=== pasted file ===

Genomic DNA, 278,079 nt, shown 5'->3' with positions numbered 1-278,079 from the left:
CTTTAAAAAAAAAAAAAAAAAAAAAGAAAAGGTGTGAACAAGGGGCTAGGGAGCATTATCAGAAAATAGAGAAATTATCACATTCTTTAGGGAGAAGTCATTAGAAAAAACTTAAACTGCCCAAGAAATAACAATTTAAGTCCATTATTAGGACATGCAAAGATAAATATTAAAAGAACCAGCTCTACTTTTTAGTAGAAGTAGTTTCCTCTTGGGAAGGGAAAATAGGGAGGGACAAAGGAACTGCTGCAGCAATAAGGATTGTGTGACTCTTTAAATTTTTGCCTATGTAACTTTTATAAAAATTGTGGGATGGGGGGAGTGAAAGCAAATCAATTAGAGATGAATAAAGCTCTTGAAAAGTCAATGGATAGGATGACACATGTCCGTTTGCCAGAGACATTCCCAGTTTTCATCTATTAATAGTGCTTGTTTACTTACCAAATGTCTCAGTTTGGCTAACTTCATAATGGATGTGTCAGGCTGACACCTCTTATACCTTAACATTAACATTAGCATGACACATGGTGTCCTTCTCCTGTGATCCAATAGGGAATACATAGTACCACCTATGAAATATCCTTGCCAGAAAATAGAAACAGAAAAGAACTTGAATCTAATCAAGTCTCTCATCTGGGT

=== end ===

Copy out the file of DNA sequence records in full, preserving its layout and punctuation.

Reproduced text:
Genomic DNA, 278,079 nt, shown 5'->3' with positions numbered 1-278,079 from the left:
CTTTAAAAAAAAAAAAAAAAAAAAAGAAAAGGTGTGAACAAGGGGCTAGGGAGCATTATCAGAAAATAGAGAAATTATCACATTCTTTAGGGAGAAGTCATTAGAAAAAACTTAAACTGCCCAAGAAATAACAATTTAAGTCCATTATTAGGACATGCAAAGATAAATATTAAAAGAACCAGCTCTACTTTTTAGTAGAAGTAGTTTCCTCTTGGGAAGGGAAAATAGGGAGGGACAAAGGAACTGCTGCAGCAATAAGGATTGTGTGACTCTTTAAATTTTTGCCTATGTAACTTTTATAAAAATTGTGGGATGGGGGGAGTGAAAGCAAATCAATTAGAGATGAATAAAGCTCTTGAAAAGTCAATGGATAGGATGACACATGTCCGTTTGCCAGAGACATTCCCAGTTTTCATCTATTAATAGTGCTTGTTTACTTACCAAATGTCTCAGTTTGGCTAACTTCATAATGGATGTGTCAGGCTGACACCTCTTATACCTTAACATTAACATTAGCATGACACATGGTGTCCTTCTCCTGTGATCCAATAGGGAATACATAGTACCACCTATGAAATATCCTTGCCAGAAAATAGAAACAGAAAAGAACTTGAATCTAATCAAGTCTCTCATCTGGGT